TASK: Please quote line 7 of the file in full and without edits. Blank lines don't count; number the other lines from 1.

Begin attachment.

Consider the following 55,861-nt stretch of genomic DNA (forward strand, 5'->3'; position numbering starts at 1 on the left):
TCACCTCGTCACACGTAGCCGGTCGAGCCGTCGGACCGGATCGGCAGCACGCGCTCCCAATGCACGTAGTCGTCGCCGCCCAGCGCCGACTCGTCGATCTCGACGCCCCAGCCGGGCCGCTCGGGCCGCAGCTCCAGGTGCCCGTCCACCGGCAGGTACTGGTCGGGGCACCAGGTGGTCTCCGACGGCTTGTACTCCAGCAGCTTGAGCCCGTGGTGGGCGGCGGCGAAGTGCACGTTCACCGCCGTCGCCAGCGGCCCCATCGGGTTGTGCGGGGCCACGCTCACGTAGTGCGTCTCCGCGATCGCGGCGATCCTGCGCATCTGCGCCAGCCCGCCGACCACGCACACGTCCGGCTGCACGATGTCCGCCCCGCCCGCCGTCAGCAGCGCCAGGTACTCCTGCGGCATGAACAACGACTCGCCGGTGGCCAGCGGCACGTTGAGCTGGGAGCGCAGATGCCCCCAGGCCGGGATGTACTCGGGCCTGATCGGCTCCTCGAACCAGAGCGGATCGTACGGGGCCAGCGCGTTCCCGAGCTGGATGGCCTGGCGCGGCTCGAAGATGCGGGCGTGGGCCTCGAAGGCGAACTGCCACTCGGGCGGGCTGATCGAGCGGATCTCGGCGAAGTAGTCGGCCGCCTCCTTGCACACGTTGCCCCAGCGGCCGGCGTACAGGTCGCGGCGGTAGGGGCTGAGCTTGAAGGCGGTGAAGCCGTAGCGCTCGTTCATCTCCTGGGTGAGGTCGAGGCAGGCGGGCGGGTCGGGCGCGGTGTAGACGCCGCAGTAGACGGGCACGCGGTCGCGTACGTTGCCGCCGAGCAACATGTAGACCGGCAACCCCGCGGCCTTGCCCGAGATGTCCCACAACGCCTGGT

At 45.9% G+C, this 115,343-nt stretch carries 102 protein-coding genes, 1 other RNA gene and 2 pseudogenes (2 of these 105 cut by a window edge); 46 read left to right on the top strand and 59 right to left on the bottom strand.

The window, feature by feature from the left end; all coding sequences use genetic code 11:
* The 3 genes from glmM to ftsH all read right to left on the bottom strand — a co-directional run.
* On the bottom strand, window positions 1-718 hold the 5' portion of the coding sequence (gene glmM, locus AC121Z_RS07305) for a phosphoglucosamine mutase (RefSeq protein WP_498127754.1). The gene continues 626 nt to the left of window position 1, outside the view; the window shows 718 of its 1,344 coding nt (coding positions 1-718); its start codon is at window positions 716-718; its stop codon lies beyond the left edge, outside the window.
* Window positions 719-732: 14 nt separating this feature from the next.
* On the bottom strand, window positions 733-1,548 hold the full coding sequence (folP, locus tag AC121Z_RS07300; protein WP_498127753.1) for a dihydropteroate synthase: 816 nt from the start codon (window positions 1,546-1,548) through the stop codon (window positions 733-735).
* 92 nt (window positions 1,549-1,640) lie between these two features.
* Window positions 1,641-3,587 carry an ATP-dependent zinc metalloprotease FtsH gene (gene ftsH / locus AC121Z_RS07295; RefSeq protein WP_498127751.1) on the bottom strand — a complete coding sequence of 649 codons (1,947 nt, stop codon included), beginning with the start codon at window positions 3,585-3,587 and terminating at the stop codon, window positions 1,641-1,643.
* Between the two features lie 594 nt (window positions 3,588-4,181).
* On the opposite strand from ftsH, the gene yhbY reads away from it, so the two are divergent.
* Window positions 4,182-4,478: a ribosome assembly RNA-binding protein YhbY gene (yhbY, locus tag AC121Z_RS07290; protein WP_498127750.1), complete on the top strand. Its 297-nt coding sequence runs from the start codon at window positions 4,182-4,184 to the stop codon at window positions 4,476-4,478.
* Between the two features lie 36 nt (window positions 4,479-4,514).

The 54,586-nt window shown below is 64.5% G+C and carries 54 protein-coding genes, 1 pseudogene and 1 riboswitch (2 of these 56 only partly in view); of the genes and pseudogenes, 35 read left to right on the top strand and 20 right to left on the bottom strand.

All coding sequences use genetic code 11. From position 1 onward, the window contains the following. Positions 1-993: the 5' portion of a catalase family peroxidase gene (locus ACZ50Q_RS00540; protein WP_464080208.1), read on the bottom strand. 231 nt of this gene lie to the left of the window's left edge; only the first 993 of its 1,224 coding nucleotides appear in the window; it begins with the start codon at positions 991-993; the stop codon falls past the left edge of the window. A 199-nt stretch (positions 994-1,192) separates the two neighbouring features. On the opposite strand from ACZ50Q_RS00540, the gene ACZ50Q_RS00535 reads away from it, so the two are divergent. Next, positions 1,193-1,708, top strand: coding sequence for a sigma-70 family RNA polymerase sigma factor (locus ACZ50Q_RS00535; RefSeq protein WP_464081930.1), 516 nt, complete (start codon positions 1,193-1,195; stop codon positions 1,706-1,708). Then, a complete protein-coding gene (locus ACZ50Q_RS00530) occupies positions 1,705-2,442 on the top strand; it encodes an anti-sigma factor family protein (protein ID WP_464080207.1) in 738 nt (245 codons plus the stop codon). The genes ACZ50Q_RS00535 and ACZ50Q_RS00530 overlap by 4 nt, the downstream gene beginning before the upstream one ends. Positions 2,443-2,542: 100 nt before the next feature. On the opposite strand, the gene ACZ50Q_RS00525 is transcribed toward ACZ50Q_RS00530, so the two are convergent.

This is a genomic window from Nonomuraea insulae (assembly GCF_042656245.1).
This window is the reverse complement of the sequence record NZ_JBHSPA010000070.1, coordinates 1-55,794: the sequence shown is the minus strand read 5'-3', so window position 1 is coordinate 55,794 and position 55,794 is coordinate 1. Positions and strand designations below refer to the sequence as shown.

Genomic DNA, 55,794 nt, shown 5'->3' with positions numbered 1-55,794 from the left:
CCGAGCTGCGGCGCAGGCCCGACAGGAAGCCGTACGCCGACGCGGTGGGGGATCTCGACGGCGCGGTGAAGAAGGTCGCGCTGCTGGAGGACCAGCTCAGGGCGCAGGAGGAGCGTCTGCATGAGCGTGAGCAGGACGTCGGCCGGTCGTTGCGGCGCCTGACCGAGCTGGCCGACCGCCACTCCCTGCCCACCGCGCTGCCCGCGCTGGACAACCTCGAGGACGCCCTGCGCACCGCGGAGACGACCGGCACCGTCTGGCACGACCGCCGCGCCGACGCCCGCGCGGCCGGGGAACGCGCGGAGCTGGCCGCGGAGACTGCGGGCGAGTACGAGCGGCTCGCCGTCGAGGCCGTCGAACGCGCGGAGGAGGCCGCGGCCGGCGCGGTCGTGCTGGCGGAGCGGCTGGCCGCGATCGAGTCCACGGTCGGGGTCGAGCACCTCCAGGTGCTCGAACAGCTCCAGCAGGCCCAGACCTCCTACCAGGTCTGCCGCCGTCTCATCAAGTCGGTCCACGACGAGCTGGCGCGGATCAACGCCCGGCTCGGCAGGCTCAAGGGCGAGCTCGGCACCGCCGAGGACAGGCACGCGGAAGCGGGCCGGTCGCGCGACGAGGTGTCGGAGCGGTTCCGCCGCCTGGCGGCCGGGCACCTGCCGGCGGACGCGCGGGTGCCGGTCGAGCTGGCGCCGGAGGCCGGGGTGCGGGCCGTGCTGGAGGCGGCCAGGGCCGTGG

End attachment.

* Window positions 719-732: 14 nt separating this feature from the next.